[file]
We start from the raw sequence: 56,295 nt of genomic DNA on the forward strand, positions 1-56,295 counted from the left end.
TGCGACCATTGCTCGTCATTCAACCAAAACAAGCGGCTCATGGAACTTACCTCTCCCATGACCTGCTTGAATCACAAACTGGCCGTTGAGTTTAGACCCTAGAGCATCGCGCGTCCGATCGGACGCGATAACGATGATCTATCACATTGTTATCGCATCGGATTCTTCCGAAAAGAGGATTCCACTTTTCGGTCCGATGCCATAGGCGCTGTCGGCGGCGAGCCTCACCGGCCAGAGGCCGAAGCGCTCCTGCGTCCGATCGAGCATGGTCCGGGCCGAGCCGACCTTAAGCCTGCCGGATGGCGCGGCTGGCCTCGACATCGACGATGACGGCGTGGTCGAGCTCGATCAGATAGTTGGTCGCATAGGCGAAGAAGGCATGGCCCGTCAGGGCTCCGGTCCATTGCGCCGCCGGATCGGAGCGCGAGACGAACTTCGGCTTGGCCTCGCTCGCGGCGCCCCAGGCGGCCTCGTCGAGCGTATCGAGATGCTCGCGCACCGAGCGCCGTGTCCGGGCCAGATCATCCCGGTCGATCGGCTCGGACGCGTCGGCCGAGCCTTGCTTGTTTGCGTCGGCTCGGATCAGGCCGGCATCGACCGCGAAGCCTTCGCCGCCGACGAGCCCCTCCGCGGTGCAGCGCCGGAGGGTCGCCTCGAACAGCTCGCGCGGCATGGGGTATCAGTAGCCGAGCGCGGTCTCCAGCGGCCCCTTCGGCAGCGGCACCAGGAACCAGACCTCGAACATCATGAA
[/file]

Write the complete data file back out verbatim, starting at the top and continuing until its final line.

We start from the raw sequence: 56,295 nt of genomic DNA on the forward strand, positions 1-56,295 counted from the left end.
TGCGACCATTGCTCGTCATTCAACCAAAACAAGCGGCTCATGGAACTTACCTCTCCCATGACCTGCTTGAATCACAAACTGGCCGTTGAGTTTAGACCCTAGAGCATCGCGCGTCCGATCGGACGCGATAACGATGATCTATCACATTGTTATCGCATCGGATTCTTCCGAAAAGAGGATTCCACTTTTCGGTCCGATGCCATAGGCGCTGTCGGCGGCGAGCCTCACCGGCCAGAGGCCGAAGCGCTCCTGCGTCCGATCGAGCATGGTCCGGGCCGAGCCGACCTTAAGCCTGCCGGATGGCGCGGCTGGCCTCGACATCGACGATGACGGCGTGGTCGAGCTCGATCAGATAGTTGGTCGCATAGGCGAAGAAGGCATGGCCCGTCAGGGCTCCGGTCCATTGCGCCGCCGGATCGGAGCGCGAGACGAACTTCGGCTTGGCCTCGCTCGCGGCGCCCCAGGCGGCCTCGTCGAGCGTATCGAGATGCTCGCGCACCGAGCGCCGTGTCCGGGCCAGATCATCCCGGTCGATCGGCTCGGACGCGTCGGCCGAGCCTTGCTTGTTTGCGTCGGCTCGGATCAGGCCGGCATCGACCGCGAAGCCTTCGCCGCCGACGAGCCCCTCCGCGGTGCAGCGCCGGAGGGTCGCCTCGAACAGCTCGCGCGGCATGGGGTATCAGTAGCCGAGCGCGGTCTCCAGCGGCCCCTTCGGCAGCGGCACCAGGAACCAGACCTCGAACATCATGAA